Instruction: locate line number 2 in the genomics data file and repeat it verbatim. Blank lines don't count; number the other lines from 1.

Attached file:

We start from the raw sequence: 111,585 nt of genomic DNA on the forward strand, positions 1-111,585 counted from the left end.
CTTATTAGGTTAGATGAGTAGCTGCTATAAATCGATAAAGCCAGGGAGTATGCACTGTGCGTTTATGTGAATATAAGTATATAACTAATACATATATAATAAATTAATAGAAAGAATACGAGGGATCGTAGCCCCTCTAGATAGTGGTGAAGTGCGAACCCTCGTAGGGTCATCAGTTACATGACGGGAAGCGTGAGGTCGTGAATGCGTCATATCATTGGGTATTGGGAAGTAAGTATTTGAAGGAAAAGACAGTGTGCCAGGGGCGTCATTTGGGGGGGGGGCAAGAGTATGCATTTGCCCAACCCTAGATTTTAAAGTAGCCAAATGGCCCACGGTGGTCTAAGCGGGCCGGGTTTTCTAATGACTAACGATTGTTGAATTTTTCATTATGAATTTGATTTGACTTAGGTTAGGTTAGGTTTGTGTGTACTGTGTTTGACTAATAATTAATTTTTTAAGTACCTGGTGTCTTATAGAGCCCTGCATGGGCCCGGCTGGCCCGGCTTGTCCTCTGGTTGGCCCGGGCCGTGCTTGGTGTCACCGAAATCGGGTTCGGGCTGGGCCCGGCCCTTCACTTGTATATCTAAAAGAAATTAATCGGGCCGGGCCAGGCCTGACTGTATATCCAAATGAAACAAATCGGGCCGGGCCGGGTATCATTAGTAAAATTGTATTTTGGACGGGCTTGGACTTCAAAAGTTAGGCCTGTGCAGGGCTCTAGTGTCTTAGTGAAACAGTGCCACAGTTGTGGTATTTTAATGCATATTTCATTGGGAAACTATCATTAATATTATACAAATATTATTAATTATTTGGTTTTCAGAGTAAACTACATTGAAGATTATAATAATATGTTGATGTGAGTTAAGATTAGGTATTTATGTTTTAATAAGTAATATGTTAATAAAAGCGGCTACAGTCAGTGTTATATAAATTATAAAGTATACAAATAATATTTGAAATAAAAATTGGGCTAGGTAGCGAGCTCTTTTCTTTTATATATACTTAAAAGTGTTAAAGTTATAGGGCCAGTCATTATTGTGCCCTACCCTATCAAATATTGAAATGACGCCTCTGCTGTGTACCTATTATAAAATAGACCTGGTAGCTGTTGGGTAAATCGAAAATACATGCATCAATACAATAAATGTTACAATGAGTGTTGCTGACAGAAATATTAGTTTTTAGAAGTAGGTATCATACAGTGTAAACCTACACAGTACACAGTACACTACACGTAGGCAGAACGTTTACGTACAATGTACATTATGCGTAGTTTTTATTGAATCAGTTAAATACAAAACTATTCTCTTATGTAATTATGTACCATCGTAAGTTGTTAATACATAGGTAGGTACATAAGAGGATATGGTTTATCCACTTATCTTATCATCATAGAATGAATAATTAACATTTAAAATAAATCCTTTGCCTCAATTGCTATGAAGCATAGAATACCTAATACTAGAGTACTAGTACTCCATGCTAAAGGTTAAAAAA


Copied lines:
CTTATTAGGTTAGATGAGTAGCTGCTATAAATCGATAAAGCCAGGGAGTATGCACTGTGCGTTTATGTGAATATAAGTATATAACTAATACATATATAATAAATTAATAGAAAGAATACGAGGGATCGTAGCCCCTCTAGATAGTGGTGAAGTGCGAACCCTCGTAGGGTCATCAGTTACATGACGGGAAGCGTGAGGTCGTGAATGCGTCATATCATTGGGTATTGGGAAGTAAGTATTTGAAGGAAAAGACAGTGTGCCAGGGGCGTCATTTGGGGGGGGGGCAAGAGTATGCATTTGCCCAACCCTAGATTTTAAAGTAGCCAAATGGCCCACGGTGGTCTAAGCGGGCCGGGTTTTCTAATGACTAACGATTGTTGAATTTTTCATTATGAATTTGATTTGACTTAGGTTAGGTTAGGTTTGTGTGTACTGTGTTTGACTAATAATTAATTTTTTAAGTACCTGGTGTCTTATAGAGCCCTGCATGGGCCCGGCTGGCCCGGCTTGTCCTCTGGTTGGCCCGGGCCGTGCTTGGTGTCACCGAAATCGGGTTCGGGCTGGGCCCGGCCCTTCACTTGTATATCTAAAAGAAATTAATCGGGCCGGGCCAGGCCTGACTGTATATCCAAATGAAACAAATCGGGCCGGGCCGGGTATCATTAGTAAAATTGTATTTTGGACGGGCTTGGACTTCAAAAGTTAGGCCTGTGCAGGGCTCTAGTGTCTTAGTGAAACAGTGCCACAGTTGTGGTATTTTAATGCATATTTCATTGGGAAACTATCATTAATATTATACAAATATTATTAATTATTTGGTTTTCAGAGTAAACTACATTGAAGATTATAATAATATGTTGATGTGAGTTAAGATTAGGTATTTATGTTTTAATAAGTAATATGTTAATAAAAGCGGCTACAGTCAGTGTTATATAAATTATAAAGTATACAAATAATATTTGAAATAAAAATTGGGCTAGGTAGCGAGCTCTTTTCTTTTATATATACTTAAAAGTGTTAAAGTTATAGGGCCAGTCATTATTGTGCCCTACCCTATCAAATATTGAAATGACGCCTCTGCTGTGTACCTATTATAAAATAGACCTGGTAGCTGTTGGGTAAATCGAAAATACATGCATCAATACAATAAATGTTACAATGAGTGTTGCTGACAGAAATATTAGTTTTTAGAAGTAGGTATCATACAGTGTAAACCTACACAGTACACAGTACACTACACGTAGGCAGAACGTTTACGTACAATGTACATTATGCGTAGTTTTTATTGAATCAGTTAAATACAAAACTATTCTCTTATGTAATTATGTACCATCGTAAGTTGTTAATACATAGGTAGGTACATAAGAGGATATGGTTTATCCACTTATCTTATCATCATAGAATGAATAATTAACATTTAAAATAAATCCTTTGCCTCAATTGCTATGAAGCATAGAATACCTAATACTAGAGTACTAGTACTCCATGCTAAAGGTTAAAAAA